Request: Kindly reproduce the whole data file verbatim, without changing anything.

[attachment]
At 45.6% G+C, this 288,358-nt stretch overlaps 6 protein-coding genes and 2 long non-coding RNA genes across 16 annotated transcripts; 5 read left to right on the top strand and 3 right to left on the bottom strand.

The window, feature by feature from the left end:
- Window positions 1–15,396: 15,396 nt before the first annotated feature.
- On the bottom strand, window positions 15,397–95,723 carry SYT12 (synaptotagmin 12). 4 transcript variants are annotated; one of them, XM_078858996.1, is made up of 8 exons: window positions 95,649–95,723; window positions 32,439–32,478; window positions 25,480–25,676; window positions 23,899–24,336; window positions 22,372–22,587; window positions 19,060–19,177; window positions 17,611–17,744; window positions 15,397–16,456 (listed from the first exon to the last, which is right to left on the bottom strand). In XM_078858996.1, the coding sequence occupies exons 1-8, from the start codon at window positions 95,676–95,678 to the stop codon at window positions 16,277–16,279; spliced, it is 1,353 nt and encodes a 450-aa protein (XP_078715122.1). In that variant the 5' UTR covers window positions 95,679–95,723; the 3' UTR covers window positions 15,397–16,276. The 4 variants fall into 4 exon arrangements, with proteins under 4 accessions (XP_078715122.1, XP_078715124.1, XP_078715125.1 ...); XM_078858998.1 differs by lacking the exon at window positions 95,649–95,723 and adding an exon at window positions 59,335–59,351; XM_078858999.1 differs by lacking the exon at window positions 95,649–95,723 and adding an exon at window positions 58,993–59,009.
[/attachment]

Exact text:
At 45.6% G+C, this 288,358-nt stretch overlaps 6 protein-coding genes and 2 long non-coding RNA genes across 16 annotated transcripts; 5 read left to right on the top strand and 3 right to left on the bottom strand.

The window, feature by feature from the left end:
- Window positions 1–15,396: 15,396 nt before the first annotated feature.
- On the bottom strand, window positions 15,397–95,723 carry SYT12 (synaptotagmin 12). 4 transcript variants are annotated; one of them, XM_078858996.1, is made up of 8 exons: window positions 95,649–95,723; window positions 32,439–32,478; window positions 25,480–25,676; window positions 23,899–24,336; window positions 22,372–22,587; window positions 19,060–19,177; window positions 17,611–17,744; window positions 15,397–16,456 (listed from the first exon to the last, which is right to left on the bottom strand). In XM_078858996.1, the coding sequence occupies exons 1-8, from the start codon at window positions 95,676–95,678 to the stop codon at window positions 16,277–16,279; spliced, it is 1,353 nt and encodes a 450-aa protein (XP_078715122.1). In that variant the 5' UTR covers window positions 95,679–95,723; the 3' UTR covers window positions 15,397–16,276. The 4 variants fall into 4 exon arrangements, with proteins under 4 accessions (XP_078715122.1, XP_078715124.1, XP_078715125.1 ...); XM_078858998.1 differs by lacking the exon at window positions 95,649–95,723 and adding an exon at window positions 59,335–59,351; XM_078858999.1 differs by lacking the exon at window positions 95,649–95,723 and adding an exon at window positions 58,993–59,009.